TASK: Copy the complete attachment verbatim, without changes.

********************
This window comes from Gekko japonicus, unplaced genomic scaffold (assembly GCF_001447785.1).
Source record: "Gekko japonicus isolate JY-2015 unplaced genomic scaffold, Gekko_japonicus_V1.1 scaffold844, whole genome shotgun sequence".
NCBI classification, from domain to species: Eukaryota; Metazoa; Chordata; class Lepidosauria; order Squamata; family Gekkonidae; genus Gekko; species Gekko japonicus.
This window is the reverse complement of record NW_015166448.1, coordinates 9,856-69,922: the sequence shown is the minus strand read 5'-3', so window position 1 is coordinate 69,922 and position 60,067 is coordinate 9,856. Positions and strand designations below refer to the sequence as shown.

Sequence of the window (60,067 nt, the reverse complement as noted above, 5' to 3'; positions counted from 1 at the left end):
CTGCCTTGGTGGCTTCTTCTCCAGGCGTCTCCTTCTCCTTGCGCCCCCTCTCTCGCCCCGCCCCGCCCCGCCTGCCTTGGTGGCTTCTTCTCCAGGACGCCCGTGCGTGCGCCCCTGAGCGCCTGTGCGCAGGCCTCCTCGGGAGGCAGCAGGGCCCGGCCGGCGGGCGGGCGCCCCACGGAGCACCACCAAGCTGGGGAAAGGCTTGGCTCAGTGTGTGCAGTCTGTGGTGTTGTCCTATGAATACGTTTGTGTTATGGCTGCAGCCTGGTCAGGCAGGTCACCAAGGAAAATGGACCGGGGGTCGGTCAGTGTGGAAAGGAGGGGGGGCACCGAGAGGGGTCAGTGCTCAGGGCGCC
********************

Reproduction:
This window comes from Gekko japonicus, unplaced genomic scaffold (assembly GCF_001447785.1).
Source record: "Gekko japonicus isolate JY-2015 unplaced genomic scaffold, Gekko_japonicus_V1.1 scaffold844, whole genome shotgun sequence".
NCBI classification, from domain to species: Eukaryota; Metazoa; Chordata; class Lepidosauria; order Squamata; family Gekkonidae; genus Gekko; species Gekko japonicus.
This window is the reverse complement of record NW_015166448.1, coordinates 9,856-69,922: the sequence shown is the minus strand read 5'-3', so window position 1 is coordinate 69,922 and position 60,067 is coordinate 9,856. Positions and strand designations below refer to the sequence as shown.

Sequence of the window (60,067 nt, the reverse complement as noted above, 5' to 3'; positions counted from 1 at the left end):
CTGCCTTGGTGGCTTCTTCTCCAGGCGTCTCCTTCTCCTTGCGCCCCCTCTCTCGCCCCGCCCCGCCCCGCCTGCCTTGGTGGCTTCTTCTCCAGGACGCCCGTGCGTGCGCCCCTGAGCGCCTGTGCGCAGGCCTCCTCGGGAGGCAGCAGGGCCCGGCCGGCGGGCGGGCGCCCCACGGAGCACCACCAAGCTGGGGAAAGGCTTGGCTCAGTGTGTGCAGTCTGTGGTGTTGTCCTATGAATACGTTTGTGTTATGGCTGCAGCCTGGTCAGGCAGGTCACCAAGGAAAATGGACCGGGGGTCGGTCAGTGTGGAAAGGAGGGGGGGCACCGAGAGGGGTCAGTGCTCAGGGCGCC